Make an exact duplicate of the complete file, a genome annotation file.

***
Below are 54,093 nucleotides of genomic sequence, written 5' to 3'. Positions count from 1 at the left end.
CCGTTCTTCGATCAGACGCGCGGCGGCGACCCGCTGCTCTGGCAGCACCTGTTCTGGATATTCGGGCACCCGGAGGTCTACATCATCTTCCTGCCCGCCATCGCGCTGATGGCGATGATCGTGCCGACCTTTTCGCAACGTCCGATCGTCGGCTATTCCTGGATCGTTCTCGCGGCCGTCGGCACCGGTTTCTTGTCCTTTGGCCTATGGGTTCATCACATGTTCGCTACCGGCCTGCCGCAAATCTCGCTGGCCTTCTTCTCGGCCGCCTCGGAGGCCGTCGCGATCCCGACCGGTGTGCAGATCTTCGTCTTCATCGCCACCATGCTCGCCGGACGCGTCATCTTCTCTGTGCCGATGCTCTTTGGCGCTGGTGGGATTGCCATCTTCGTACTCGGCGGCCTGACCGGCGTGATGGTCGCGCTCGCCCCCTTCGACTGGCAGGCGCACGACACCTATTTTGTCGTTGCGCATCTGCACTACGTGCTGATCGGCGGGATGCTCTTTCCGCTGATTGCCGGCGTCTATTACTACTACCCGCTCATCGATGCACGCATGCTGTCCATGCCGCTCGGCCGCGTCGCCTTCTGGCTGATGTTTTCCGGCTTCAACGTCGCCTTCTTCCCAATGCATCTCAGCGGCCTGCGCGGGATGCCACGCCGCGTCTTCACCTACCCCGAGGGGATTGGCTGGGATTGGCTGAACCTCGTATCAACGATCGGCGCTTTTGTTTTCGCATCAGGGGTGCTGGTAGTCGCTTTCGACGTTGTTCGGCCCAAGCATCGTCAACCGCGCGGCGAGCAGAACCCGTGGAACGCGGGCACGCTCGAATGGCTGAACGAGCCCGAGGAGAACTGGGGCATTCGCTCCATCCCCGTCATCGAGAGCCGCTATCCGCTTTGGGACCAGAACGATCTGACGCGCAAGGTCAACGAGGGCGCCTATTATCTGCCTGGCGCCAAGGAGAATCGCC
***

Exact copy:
Below are 54,093 nucleotides of genomic sequence, written 5' to 3'. Positions count from 1 at the left end.
CCGTTCTTCGATCAGACGCGCGGCGGCGACCCGCTGCTCTGGCAGCACCTGTTCTGGATATTCGGGCACCCGGAGGTCTACATCATCTTCCTGCCCGCCATCGCGCTGATGGCGATGATCGTGCCGACCTTTTCGCAACGTCCGATCGTCGGCTATTCCTGGATCGTTCTCGCGGCCGTCGGCACCGGTTTCTTGTCCTTTGGCCTATGGGTTCATCACATGTTCGCTACCGGCCTGCCGCAAATCTCGCTGGCCTTCTTCTCGGCCGCCTCGGAGGCCGTCGCGATCCCGACCGGTGTGCAGATCTTCGTCTTCATCGCCACCATGCTCGCCGGACGCGTCATCTTCTCTGTGCCGATGCTCTTTGGCGCTGGTGGGATTGCCATCTTCGTACTCGGCGGCCTGACCGGCGTGATGGTCGCGCTCGCCCCCTTCGACTGGCAGGCGCACGACACCTATTTTGTCGTTGCGCATCTGCACTACGTGCTGATCGGCGGGATGCTCTTTCCGCTGATTGCCGGCGTCTATTACTACTACCCGCTCATCGATGCACGCATGCTGTCCATGCCGCTCGGCCGCGTCGCCTTCTGGCTGATGTTTTCCGGCTTCAACGTCGCCTTCTTCCCAATGCATCTCAGCGGCCTGCGCGGGATGCCACGCCGCGTCTTCACCTACCCCGAGGGGATTGGCTGGGATTGGCTGAACCTCGTATCAACGATCGGCGCTTTTGTTTTCGCATCAGGGGTGCTGGTAGTCGCTTTCGACGTTGTTCGGCCCAAGCATCGTCAACCGCGCGGCGAGCAGAACCCGTGGAACGCGGGCACGCTCGAATGGCTGAACGAGCCCGAGGAGAACTGGGGCATTCGCTCCATCCCCGTCATCGAGAGCCGCTATCCGCTTTGGGACCAGAACGATCTGACGCGCAAGGTCAACGAGGGCGCCTATTATCTGCCTGGCGCCAAGGAGAATCGCC